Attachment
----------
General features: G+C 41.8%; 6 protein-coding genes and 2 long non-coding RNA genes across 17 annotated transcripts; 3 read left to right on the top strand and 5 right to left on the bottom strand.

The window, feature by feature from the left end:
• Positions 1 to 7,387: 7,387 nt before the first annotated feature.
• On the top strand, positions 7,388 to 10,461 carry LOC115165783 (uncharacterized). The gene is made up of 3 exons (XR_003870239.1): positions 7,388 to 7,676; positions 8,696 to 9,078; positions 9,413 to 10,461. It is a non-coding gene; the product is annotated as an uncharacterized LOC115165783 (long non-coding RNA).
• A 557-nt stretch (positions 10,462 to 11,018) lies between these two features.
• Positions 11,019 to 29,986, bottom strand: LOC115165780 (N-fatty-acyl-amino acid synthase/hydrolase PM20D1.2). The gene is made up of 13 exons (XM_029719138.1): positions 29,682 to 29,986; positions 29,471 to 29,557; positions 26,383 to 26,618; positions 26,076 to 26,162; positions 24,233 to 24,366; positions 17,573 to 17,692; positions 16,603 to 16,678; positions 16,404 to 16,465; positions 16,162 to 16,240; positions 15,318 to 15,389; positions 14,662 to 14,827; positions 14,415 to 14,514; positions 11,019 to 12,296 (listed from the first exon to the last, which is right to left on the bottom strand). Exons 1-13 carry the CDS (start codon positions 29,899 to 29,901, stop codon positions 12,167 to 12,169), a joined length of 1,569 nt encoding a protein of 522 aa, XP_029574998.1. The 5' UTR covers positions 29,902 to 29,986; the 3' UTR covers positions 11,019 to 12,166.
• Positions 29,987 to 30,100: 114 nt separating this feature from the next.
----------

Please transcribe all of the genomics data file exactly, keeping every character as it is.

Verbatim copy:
General features: G+C 41.8%; 6 protein-coding genes and 2 long non-coding RNA genes across 17 annotated transcripts; 3 read left to right on the top strand and 5 right to left on the bottom strand.

The window, feature by feature from the left end:
• Positions 1 to 7,387: 7,387 nt before the first annotated feature.
• On the top strand, positions 7,388 to 10,461 carry LOC115165783 (uncharacterized). The gene is made up of 3 exons (XR_003870239.1): positions 7,388 to 7,676; positions 8,696 to 9,078; positions 9,413 to 10,461. It is a non-coding gene; the product is annotated as an uncharacterized LOC115165783 (long non-coding RNA).
• A 557-nt stretch (positions 10,462 to 11,018) lies between these two features.
• Positions 11,019 to 29,986, bottom strand: LOC115165780 (N-fatty-acyl-amino acid synthase/hydrolase PM20D1.2). The gene is made up of 13 exons (XM_029719138.1): positions 29,682 to 29,986; positions 29,471 to 29,557; positions 26,383 to 26,618; positions 26,076 to 26,162; positions 24,233 to 24,366; positions 17,573 to 17,692; positions 16,603 to 16,678; positions 16,404 to 16,465; positions 16,162 to 16,240; positions 15,318 to 15,389; positions 14,662 to 14,827; positions 14,415 to 14,514; positions 11,019 to 12,296 (listed from the first exon to the last, which is right to left on the bottom strand). Exons 1-13 carry the CDS (start codon positions 29,899 to 29,901, stop codon positions 12,167 to 12,169), a joined length of 1,569 nt encoding a protein of 522 aa, XP_029574998.1. The 5' UTR covers positions 29,902 to 29,986; the 3' UTR covers positions 11,019 to 12,166.
• Positions 29,987 to 30,100: 114 nt separating this feature from the next.